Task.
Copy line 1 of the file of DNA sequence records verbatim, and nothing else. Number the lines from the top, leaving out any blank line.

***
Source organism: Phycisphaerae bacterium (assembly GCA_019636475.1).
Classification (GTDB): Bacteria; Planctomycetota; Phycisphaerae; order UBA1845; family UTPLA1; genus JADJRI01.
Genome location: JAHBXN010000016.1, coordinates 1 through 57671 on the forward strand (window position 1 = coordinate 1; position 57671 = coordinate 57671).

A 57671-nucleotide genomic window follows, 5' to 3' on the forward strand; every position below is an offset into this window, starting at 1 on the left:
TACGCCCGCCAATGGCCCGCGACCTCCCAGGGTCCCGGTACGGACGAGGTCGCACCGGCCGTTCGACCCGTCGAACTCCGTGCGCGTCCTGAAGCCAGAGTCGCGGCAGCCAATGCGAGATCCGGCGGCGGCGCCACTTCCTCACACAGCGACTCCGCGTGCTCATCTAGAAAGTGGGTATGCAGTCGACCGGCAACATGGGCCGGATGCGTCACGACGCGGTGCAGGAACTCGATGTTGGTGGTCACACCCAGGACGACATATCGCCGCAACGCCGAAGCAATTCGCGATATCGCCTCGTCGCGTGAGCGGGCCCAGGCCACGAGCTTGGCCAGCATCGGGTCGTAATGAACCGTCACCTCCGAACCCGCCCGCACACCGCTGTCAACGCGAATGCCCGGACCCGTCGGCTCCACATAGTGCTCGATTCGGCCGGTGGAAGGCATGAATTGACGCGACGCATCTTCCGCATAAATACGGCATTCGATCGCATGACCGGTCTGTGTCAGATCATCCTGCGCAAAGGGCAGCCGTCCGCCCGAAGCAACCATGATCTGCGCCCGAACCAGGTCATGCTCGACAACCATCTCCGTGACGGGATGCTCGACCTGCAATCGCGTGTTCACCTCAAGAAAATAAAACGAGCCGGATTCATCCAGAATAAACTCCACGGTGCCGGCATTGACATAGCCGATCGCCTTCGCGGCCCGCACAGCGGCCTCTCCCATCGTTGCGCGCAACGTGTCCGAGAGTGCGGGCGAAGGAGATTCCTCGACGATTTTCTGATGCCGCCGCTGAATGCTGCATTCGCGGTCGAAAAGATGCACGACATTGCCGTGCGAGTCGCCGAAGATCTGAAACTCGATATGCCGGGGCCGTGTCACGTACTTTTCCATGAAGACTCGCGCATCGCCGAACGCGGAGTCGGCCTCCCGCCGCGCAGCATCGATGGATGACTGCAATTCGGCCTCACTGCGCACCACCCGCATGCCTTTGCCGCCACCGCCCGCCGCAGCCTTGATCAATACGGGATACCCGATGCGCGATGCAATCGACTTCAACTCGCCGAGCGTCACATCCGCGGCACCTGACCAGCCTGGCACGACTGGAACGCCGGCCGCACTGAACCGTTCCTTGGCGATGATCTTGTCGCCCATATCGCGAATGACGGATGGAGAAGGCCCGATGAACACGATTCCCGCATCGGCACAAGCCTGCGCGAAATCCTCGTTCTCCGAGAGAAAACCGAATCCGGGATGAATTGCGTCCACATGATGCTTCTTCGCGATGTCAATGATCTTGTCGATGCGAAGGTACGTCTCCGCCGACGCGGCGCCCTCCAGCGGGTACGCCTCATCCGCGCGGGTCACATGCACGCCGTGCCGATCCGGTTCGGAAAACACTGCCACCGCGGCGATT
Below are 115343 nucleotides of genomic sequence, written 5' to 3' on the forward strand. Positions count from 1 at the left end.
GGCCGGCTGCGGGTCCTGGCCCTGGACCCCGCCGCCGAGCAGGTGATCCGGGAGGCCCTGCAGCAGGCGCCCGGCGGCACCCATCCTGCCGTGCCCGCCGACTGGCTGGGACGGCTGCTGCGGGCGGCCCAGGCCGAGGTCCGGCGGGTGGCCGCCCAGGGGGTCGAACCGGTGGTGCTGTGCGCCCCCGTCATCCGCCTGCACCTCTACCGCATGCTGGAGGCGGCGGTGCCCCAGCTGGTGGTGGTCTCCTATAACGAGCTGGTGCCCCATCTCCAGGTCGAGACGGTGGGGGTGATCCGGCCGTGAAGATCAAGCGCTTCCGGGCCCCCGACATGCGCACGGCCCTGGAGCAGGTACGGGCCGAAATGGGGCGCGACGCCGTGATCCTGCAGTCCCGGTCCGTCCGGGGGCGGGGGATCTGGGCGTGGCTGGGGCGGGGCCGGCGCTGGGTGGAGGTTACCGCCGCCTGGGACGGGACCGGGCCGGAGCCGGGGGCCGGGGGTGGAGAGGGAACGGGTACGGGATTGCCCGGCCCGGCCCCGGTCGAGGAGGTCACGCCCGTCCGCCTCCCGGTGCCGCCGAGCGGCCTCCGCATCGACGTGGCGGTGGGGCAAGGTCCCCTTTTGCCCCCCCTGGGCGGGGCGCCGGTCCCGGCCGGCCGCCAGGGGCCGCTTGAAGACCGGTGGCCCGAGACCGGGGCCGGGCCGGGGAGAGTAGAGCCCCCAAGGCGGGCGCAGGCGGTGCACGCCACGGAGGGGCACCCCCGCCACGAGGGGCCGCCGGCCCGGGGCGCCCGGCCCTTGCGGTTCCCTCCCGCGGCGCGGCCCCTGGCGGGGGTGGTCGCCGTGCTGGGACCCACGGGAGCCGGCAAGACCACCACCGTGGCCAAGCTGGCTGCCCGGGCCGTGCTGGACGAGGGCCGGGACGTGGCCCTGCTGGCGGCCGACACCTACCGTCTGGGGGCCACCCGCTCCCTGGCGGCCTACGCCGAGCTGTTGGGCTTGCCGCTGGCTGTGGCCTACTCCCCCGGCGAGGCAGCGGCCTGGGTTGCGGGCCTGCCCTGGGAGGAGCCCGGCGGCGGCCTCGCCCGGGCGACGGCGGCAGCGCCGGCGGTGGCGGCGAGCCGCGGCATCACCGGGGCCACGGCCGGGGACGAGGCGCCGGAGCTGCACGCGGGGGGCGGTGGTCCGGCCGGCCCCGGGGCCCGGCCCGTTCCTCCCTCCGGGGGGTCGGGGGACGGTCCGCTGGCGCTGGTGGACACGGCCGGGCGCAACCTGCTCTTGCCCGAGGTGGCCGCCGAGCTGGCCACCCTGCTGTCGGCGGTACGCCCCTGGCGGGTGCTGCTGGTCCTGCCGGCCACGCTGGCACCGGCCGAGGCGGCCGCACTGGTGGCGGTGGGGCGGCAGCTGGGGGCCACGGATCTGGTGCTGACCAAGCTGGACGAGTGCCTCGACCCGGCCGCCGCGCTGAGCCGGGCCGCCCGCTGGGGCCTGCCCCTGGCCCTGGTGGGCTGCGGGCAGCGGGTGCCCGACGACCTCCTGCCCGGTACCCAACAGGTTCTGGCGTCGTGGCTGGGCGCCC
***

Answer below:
Source organism: Phycisphaerae bacterium (assembly GCA_019636475.1).